Documenting the Origin of Compositional Diversity of Subduction Zone Magmatism, Alicudi, Aeolian Arc (Southern Tyrrhenian Sea, Italy) Using In Situ Plagioclase Data

Rachel Hunt
May 2012

Abstract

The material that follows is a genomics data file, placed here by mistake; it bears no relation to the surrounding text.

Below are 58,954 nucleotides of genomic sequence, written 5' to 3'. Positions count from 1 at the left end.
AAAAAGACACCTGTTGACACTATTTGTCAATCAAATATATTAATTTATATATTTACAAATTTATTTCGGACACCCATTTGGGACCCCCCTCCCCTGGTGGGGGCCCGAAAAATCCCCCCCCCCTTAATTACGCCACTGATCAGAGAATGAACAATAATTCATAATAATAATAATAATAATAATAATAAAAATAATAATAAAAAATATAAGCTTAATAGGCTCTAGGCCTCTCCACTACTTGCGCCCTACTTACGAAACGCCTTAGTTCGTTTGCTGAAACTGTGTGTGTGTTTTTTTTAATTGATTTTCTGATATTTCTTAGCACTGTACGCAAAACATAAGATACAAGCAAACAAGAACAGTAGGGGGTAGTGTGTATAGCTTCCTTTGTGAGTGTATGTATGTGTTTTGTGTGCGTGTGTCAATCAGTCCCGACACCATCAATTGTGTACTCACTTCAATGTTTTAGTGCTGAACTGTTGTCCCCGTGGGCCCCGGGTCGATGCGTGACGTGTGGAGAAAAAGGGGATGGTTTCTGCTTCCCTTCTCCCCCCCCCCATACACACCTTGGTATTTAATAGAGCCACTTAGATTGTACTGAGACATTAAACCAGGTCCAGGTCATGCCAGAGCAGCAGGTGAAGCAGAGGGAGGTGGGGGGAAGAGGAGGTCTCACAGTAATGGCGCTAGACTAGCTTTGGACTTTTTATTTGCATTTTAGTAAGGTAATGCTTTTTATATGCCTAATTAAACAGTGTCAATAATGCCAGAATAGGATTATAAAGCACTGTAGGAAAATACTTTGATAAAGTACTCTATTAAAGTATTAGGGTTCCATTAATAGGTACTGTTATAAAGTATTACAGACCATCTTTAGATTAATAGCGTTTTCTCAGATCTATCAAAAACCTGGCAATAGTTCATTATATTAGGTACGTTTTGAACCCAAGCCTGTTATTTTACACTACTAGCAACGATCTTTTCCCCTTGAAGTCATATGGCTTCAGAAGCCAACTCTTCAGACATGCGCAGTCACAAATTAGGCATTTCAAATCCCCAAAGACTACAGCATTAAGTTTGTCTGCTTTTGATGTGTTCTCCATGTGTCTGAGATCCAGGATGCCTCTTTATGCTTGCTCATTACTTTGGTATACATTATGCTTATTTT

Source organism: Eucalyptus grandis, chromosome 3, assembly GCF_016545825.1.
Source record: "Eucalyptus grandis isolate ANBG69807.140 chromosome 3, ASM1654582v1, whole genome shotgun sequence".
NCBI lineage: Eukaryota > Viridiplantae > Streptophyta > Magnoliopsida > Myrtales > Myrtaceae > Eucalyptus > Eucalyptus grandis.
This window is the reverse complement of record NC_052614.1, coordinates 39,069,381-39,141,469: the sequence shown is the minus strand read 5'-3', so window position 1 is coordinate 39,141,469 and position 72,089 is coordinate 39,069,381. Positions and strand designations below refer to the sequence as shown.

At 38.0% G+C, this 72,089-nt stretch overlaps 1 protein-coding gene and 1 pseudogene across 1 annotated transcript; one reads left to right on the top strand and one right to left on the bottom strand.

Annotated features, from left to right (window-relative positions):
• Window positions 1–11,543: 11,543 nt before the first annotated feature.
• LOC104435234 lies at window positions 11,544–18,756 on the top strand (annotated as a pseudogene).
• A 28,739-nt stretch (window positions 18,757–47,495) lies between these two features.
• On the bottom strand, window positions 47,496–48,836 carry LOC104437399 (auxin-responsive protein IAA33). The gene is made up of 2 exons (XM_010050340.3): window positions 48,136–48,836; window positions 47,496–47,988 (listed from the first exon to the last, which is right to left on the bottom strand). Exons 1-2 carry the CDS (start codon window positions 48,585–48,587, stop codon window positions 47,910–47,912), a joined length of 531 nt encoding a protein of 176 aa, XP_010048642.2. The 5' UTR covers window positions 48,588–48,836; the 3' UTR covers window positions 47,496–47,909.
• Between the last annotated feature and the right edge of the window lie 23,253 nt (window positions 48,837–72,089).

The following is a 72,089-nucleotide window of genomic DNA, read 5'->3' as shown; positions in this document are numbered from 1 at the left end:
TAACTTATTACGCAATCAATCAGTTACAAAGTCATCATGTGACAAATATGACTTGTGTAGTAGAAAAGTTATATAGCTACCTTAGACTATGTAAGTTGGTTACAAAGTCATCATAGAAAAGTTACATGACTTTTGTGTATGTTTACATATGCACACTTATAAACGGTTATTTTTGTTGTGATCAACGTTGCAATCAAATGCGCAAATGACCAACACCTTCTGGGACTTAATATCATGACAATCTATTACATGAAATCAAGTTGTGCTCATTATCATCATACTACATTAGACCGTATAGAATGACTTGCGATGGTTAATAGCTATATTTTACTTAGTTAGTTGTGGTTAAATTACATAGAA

Processes that generate magma compositional diversity are important to document because composition affects degree of explosivity, which impacts hazard mitigation. Magnesium to silicon rich magmas are produced by processes such as magma recharge, assimilation, and fractional crystallization (RAFC) that occur in subvolcanic magma chamber(s). This study evaluates how magma chamber processes contribute to compositional diversity at Alicudi Volcano, Italy. Analytical and petrographic data from ten samples that span the subaerial history include whole rock major and trace elements and strontium/neodymium isotopes, and plagioclase textural types, major and trace elements, and strontium isotopes; numerical modeling was also conducted. Integration of these data suggests that recharge, assimilation, storage at different levels below the volcano, and homogenization occur in Alicudi’s magmatic system. Magma bodies shoaled and coalesced as the volcanic system matured. Understanding the physical and geochemical constraints of magma formation in plumbing systems enhances eruption prediction and hazard mitigation.

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